Parler is among the fastest rising social media apps right now. In fact it is currently #1 as of this publish date in the Apple app store. So what is Parler and why is it growing so much right now? Discover this and more in this vlog and podcast episode.
Let's dive into Parler deeper and get some answers...
Social media platforms come and go, with new channels introduced to social media enthusiasts almost monthly. One such app that has gained great popularity recently is Parler. The app has grown quickly over the summer of 2020, with its popularity massively spiking following the U.S presidential elections. As I noted, it currently sits as the most downloaded free Apple store app as of the week of November 9-14. However, unlike Facebook, Twitter, and Instagram, very few people knew about this app one month ago!
Parler is among the fastest rising social media apps today but it was launched two years ago. It was designed by Matze and Hared Thomson, graduates from the University of Denver who wanted a transparent social media platform without ideological limitations and abuse of privacy. According to LinkedIn statistics, the company is based in Henderson, Nevada, with approximately 50 employees. Translated to French, ‘Parler” means “to talk.’
Most people who have used Parler say that the platform has many similarities with Twitter. For starters, after signing up, you have to follow other user accounts, and content appears chronologically in the news feed. However, unlike Twitter, with only a 280-character limit, Parler allows up to 1000 characters. Similarly, users can comment on other people’s posts and search using hashtags. You can also upload Gifs, photos and memes.
Parler comes with an “echo” feature symbolized by a Megaphone icon, which functions just like Twitter’s retweet button. It similarly has an upvote icon, which works as the “like” button on other social media platforms. Joining the platform is simple, you provide your email address and telephone number. You will receive a text code to verify and finish your registration. Users should be above 13 years of age to be accepted in the platform.
As mentioned, the creators of this platform wanted an alternative social media platform with freedom of speech. Therefore, with limited content moderation, Parler is suited for social media users who feel Twitter and Facebook may stifle their right to free speech. In an interview with CNBC, Matze liked the platform to a community town square with no censorship. According to him, whatever can be said in the street can be said on Parler too.
Many users of the platform have been flagged and had content taken down on other platforms, such as Twitter, Instagram, and YouTube, for going against the terms of service of those networks. Not so with Parler, it'll keep the content up, and leave it to you to decide whether it is accurate or fake news. Like other social media channels, Parler identifies specific accounts, with verified influencers and notable public figures being given gold badges. Authentic regular accounts have red badges, while parody accounts are given purple jester hats. As noted, the Parler claim to fame is that it doesn't filter "fake news" as Facebook and Twitter have increasingly done.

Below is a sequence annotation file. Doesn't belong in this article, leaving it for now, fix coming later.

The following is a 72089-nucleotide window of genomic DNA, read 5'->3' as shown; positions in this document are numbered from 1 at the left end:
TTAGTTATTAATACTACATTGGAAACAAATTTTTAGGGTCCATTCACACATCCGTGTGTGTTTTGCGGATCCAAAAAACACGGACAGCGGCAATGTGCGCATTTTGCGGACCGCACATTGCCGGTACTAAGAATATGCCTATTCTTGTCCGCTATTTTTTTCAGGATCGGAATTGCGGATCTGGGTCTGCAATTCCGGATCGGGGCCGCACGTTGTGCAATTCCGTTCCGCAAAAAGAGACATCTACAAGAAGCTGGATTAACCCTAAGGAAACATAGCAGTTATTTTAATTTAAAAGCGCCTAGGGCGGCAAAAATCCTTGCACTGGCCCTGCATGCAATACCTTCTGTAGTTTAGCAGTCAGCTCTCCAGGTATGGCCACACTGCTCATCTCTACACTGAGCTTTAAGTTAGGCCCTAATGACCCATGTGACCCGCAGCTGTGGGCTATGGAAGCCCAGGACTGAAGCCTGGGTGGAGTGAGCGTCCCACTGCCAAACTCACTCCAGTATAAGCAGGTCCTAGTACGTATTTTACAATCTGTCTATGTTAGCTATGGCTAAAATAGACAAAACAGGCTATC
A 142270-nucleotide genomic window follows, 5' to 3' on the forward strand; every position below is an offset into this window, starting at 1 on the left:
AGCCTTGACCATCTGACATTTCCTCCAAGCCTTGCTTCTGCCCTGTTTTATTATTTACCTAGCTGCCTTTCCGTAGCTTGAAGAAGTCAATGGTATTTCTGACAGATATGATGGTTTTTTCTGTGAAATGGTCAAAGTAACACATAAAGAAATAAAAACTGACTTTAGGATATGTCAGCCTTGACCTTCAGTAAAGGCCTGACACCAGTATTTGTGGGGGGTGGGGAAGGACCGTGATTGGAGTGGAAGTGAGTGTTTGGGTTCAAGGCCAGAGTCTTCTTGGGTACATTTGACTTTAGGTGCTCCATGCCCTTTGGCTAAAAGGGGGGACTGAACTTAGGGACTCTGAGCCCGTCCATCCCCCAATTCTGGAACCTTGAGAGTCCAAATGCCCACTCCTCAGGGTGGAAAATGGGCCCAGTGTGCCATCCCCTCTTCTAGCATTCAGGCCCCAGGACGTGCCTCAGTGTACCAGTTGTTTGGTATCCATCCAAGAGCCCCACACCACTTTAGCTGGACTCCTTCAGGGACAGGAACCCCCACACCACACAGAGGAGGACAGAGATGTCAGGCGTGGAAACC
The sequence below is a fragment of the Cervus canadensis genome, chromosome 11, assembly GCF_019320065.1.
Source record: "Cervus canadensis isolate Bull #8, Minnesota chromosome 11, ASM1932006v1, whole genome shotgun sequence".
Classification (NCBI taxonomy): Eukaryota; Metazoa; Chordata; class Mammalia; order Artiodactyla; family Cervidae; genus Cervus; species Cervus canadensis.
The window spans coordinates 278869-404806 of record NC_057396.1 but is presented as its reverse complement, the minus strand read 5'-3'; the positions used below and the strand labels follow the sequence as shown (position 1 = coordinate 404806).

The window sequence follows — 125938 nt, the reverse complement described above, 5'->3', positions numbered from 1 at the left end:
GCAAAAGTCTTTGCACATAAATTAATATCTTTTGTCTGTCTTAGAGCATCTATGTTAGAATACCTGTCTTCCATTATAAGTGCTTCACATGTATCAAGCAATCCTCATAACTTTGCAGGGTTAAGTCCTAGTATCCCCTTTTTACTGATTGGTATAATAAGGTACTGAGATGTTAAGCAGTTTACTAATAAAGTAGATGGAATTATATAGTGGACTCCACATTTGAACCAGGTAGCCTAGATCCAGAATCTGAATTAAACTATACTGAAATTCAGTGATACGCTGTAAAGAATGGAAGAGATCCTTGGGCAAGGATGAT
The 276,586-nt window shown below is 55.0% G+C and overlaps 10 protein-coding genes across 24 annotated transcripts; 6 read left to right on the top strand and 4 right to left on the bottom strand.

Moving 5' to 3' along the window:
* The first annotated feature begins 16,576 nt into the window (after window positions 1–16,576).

Despite its inception way back in 2018, Parler started becoming noticed recently due to the recently concluded U.S presidential elections. The majority of recent Parler sign-ups are conservative leaning users who allege that platforms such as Twitter and Facebook suppress their right to free speech. These allegations escalated after Facebook and Twitter labeled tweets by President Trump as containing wrong information on voter fraud when he falsely claimed that he had won the elections this past weekend and that there was fraud.
Facebook and Twitter added labels under President Trump’s tweets, informing platform users that the information shared is disputed. The label also indicated that Biden was the projected winner of the elections. Following this, many of President Trump’s supporters rallied each other to switch from Facebook and Twitter, accusing them of being biased.
Other politicians in Trump’s divide also drummed up support for Parler publicly. Some of the high profile users of Parler include the president’s son Eric Trump, Newt Gingrich, who is the former house speaker, and Senator Ted Cruz.
Parler doesn't restrict free speech, which can be good, but then it also does not filter out fake news. So is that good? Fake news has grown and we've even seen evidence of foreign governments using it to influence American opinions. So that's a danger of Parler, that people can be unduly influenced by fake and inaccurate information that is shared.
Will it catch on? Right now it has a definite bump in sign-ups from conservatives in response to the election but will it last? The key is in adoption. Getting a username is one thing but will people use it daily? If so, that's adoption. Also, will it catch on mainstream or simply be used by one segment and therefore be a "niche" app? Hard to say but at this point early on it looks that way.
Remember the social platform "Ello"? No? Right. It's another one that started, grew, and faded quickly. So will Parler do that as well? It looks like it but time will tell for sure.
So for now, I'd encourage you to get your username and your business username just so you have it on the platform, then just wait and see how it goes.
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